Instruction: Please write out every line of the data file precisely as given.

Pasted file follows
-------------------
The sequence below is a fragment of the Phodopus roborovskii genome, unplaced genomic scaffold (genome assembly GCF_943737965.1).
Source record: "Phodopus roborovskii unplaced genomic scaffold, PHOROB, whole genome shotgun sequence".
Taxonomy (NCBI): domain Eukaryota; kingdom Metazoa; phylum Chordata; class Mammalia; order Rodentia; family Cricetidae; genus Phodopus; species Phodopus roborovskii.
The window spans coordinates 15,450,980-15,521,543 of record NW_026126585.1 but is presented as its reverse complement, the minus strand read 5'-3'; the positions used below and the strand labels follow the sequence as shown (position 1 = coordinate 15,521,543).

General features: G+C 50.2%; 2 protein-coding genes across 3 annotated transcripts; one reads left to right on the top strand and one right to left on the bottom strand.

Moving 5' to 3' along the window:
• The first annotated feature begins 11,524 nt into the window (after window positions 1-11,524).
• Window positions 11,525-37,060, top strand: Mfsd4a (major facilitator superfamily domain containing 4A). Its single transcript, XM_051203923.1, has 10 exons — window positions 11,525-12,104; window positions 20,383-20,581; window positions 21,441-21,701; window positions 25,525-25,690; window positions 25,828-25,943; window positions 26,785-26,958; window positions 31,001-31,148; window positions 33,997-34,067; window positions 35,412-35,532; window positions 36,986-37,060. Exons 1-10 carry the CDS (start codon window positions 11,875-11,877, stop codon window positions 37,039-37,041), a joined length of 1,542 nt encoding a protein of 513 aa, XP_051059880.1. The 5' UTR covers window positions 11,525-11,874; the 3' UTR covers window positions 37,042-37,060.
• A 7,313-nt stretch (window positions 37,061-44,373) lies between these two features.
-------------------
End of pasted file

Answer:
The sequence below is a fragment of the Phodopus roborovskii genome, unplaced genomic scaffold (genome assembly GCF_943737965.1).
Source record: "Phodopus roborovskii unplaced genomic scaffold, PHOROB, whole genome shotgun sequence".
Taxonomy (NCBI): domain Eukaryota; kingdom Metazoa; phylum Chordata; class Mammalia; order Rodentia; family Cricetidae; genus Phodopus; species Phodopus roborovskii.
The window spans coordinates 15,450,980-15,521,543 of record NW_026126585.1 but is presented as its reverse complement, the minus strand read 5'-3'; the positions used below and the strand labels follow the sequence as shown (position 1 = coordinate 15,521,543).

General features: G+C 50.2%; 2 protein-coding genes across 3 annotated transcripts; one reads left to right on the top strand and one right to left on the bottom strand.

Moving 5' to 3' along the window:
• The first annotated feature begins 11,524 nt into the window (after window positions 1-11,524).
• Window positions 11,525-37,060, top strand: Mfsd4a (major facilitator superfamily domain containing 4A). Its single transcript, XM_051203923.1, has 10 exons — window positions 11,525-12,104; window positions 20,383-20,581; window positions 21,441-21,701; window positions 25,525-25,690; window positions 25,828-25,943; window positions 26,785-26,958; window positions 31,001-31,148; window positions 33,997-34,067; window positions 35,412-35,532; window positions 36,986-37,060. Exons 1-10 carry the CDS (start codon window positions 11,875-11,877, stop codon window positions 37,039-37,041), a joined length of 1,542 nt encoding a protein of 513 aa, XP_051059880.1. The 5' UTR covers window positions 11,525-11,874; the 3' UTR covers window positions 37,042-37,060.
• A 7,313-nt stretch (window positions 37,061-44,373) lies between these two features.